For a quarter-century, Luke Durant Jr. has been Santa Claus at Mondawmin Mall, every year for six weeks during the lead-up to Christmas Day. His white beard is real, his jolliness an intrinsic part of his nature.
Many of the people who placed their kids on his knee over the years also patronized his business a few feet away, a candy store called Somethin' Good, where popcorn, honey cashews, lollipops and candied apples sold in abundance. The store has been a fixture of the mall for 35 years - longer than Durant's been Santa.
But business is not remotely what it used to be, and Durant plans to close the Somethin' Good store at Mondawmin on New Year's Eve. Durant hopes he'll still be asked to be the mall's Santa for many Christmases to come, but the shop will be gone, a victim of competition from huge Target and Walmart stores nearby, a Dollar Store across the hall and even the drugstore next door. They all offer deals on candy and other goodies that he cannot match.
"It's not so much because of anything bad," said Durant, 62, his reflexive exuberance momentarily dampened. "It's just time to go. Tell everybody thank you."
Durant's voice was coming over a small two-way radio held by his niece, Tina Imperial-Trainor, the store's co-owner, who was standing behind the counter and who uses the device to speak with her uncle over by the 15-foot-tall Christmas tree in the mall's lobby. Durant knew his niece was chatting with a reporter and decided to break the news of the shop's imminent closure.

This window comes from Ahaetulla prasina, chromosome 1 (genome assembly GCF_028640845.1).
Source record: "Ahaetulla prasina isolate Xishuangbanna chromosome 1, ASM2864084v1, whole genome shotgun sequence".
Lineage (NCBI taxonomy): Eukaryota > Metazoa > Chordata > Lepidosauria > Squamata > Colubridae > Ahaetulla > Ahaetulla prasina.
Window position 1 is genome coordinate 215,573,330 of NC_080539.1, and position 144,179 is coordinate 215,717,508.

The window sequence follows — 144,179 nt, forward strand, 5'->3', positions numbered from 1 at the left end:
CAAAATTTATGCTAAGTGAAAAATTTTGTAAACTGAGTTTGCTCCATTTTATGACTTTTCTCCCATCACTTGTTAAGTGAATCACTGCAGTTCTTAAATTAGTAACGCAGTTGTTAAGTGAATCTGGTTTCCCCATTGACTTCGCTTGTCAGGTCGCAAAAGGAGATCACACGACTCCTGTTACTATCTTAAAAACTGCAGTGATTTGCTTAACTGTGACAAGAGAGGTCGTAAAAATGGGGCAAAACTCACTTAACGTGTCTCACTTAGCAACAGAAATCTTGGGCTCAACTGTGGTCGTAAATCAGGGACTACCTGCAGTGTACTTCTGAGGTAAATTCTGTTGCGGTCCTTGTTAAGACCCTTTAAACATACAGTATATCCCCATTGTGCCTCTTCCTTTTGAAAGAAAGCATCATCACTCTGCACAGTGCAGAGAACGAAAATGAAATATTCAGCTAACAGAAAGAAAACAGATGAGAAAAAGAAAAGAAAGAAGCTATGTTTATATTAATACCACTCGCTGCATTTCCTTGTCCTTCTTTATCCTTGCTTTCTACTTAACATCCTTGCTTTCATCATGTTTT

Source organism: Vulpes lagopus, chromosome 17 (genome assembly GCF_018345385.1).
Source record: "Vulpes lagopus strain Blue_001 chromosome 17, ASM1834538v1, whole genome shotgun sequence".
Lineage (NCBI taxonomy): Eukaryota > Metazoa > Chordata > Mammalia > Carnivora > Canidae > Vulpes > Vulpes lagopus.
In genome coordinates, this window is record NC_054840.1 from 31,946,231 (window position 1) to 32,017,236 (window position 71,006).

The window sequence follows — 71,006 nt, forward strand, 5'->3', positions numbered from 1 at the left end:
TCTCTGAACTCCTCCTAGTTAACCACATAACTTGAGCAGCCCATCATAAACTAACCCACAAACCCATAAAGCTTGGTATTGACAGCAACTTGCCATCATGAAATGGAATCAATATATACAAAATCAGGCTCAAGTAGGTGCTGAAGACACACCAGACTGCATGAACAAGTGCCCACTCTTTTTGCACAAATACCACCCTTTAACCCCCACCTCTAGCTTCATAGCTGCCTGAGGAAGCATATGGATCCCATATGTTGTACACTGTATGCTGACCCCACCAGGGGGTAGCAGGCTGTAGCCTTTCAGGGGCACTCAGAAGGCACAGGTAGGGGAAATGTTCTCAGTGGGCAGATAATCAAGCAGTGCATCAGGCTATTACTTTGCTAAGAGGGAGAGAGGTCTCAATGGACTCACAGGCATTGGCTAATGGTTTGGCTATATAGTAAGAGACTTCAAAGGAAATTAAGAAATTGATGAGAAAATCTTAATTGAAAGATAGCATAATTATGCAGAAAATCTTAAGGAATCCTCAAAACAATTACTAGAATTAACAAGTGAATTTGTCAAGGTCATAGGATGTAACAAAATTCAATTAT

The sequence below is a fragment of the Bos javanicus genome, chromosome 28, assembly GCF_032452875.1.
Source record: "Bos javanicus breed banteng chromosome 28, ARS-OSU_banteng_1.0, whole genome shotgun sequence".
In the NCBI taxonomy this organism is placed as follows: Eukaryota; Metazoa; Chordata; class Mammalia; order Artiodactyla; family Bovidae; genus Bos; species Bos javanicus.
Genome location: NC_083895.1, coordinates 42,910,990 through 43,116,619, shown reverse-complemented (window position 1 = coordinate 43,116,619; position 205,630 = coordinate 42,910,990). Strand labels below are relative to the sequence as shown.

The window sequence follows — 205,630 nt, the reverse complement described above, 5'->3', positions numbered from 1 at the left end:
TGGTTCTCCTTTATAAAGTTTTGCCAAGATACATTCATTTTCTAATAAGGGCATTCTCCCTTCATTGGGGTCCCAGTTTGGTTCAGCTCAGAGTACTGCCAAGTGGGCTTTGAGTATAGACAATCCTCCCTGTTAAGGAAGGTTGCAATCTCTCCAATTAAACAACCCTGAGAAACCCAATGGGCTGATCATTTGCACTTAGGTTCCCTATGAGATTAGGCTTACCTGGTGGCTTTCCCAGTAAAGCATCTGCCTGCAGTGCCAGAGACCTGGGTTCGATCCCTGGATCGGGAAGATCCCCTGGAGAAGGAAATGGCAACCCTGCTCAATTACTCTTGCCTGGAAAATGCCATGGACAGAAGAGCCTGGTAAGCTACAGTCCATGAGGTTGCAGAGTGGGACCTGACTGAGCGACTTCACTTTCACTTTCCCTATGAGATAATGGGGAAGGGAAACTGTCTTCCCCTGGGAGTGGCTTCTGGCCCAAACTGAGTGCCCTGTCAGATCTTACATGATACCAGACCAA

The reality of its demise was amply illustrated by a potential customer who walked in and surveyed the offerings. Pointing to a container of a so-called health mix - nuts, seeds and raisins - she turned to her companion and said, "Oh, I don't need any of that. I just bought a bag of it at Walmart." The two women walked out without buying anything.
"See what I mean?" asked Imperial-Trainor, whose eyes welled with tears as she described the long history of the business, begun by Durant's father, also named Luke, with a kiosk upstairs at Mondawmin. He and another son, Dexter, also set up an outpost of the business in the Inner Harbor "when it was still sludge," Imperial-Trainor said.
"They had people lining up as the harbor was being built," said Imperial-Trainor, who joined forces with Luke Durant Jr. to buy the business from his brother Dexter 15 years ago, after the men's father died. "In the heyday of the Inner Harbor, we had 20 people working, making everything - the candied apples, peanut brittle, flavored popcorn. It was a very exciting time."
But that business went south too, buffeted by the downturn that followed the Sept. 11, 2001, terrorist attacks and a train derailment and fire earlier that year in the Howard Street tunnel.
"The lease at the Inner Harbor said you had to renovate every three years, and that cost $20,000 or more," Imperial-Trainor said. "Couldn't afford it."
There were other stores in the Lafayette Market and at Pennsylvania Station. Neither outpost exists any longer, the latter a direct victim of 9/11 and its aftermath, when the railroad's managers turned Somethin' Good's storefront into an Amtrak Police office.
The store at Mondawmin was the only one left.
"I bought this business with my credit cards, because nobody would give me a small-business loan," Imperial-Trainor said, looking around the store, a narrow space dominated by a large counter. "It's sad to let something go that you've had for so long. It's a part of you. I know we'll never do it in a mall again. They're made for big businesses, not small."